Unions slam offshore authority

UNIONS are calling for the National Offshore Petroleum Safety and Environmental Management Authority to release its full investigation findings into the double fatality accident on the Stena Clyde rig which occurred on the Bass Strait two years ago.
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NOPSEMA's initial findings in 2012 found that the two workers, Peter Meddens from Darwin and Barry Denholm from Lossiemouth in Scotland, died after they were struck by a manual break out tong being used to free a stuck drill pipe string.

However, the authority has acknowledged that more needs to come out of this tragedy and this week revealed that legal action will cause further delays.

"Legal proceedings have commenced through the Magistrates' Court of Victoria with the assistance of the Commonwealth Director of Public Prosecutions for specific breaches of the Offshore Petroleum and Greenhouse Gas Storage Act 2006," NOPSEMA said on Tuesday.

"Upon conclusion of the legal proceedings, NOPSEMA will communicate lessons learnt with duty holders and the wider community."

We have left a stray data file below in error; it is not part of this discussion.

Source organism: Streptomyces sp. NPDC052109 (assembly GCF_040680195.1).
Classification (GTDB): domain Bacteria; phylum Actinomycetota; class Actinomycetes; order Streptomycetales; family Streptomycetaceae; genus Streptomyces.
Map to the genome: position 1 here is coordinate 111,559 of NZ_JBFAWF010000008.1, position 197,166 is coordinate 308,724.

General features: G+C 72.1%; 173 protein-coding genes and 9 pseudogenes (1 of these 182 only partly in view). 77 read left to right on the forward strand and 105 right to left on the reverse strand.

Maritime Union of Australia secretary Paddy Crumlin said two years was far too long for the families of those killed to wait for answers.

"Our highest priority is to ensure workers go home the same way they arrive - alive and healthy," he said.

"The MUA has long held concerns that NOPSEMA does not adequately work with unions to prevent safety breaches.

"This needs to change and both NOPSEMA and the Abbott government must commit to involving unions in workplace safety matters."

Australian Council of Trade Unions assistant secretary Michael Borowick was concerned NOPSEMA was "too close to the industry to act as an effective regulator".

"The fact that there has been no prosecution and the report into the investigation has not been released two years after these tragic and avoidable deaths gives weight to this concern," he said.

"Without a full and independent investigation into the tragedy we cannot ensure other workers will not be exposed to similar dangers."

Australian Workers' Union national secretary Scott McDine said to end up two years on from a severe tragedy with no action on safety reform was simply not good enough.

Rig operator Stena Drilling was working for Origin Energy in VIC/P43 in the Otway Basin, 90km south of Warrnambool in Victoria, when the accident on the semi-submersible rig occurred on August 27 2012.

NOPSEMA has previously said the drill pipe string became "stuck in the hole" on August 24.

An electrical fire occurred on the Stena Clyde rig on August 29 with only minor damage reported.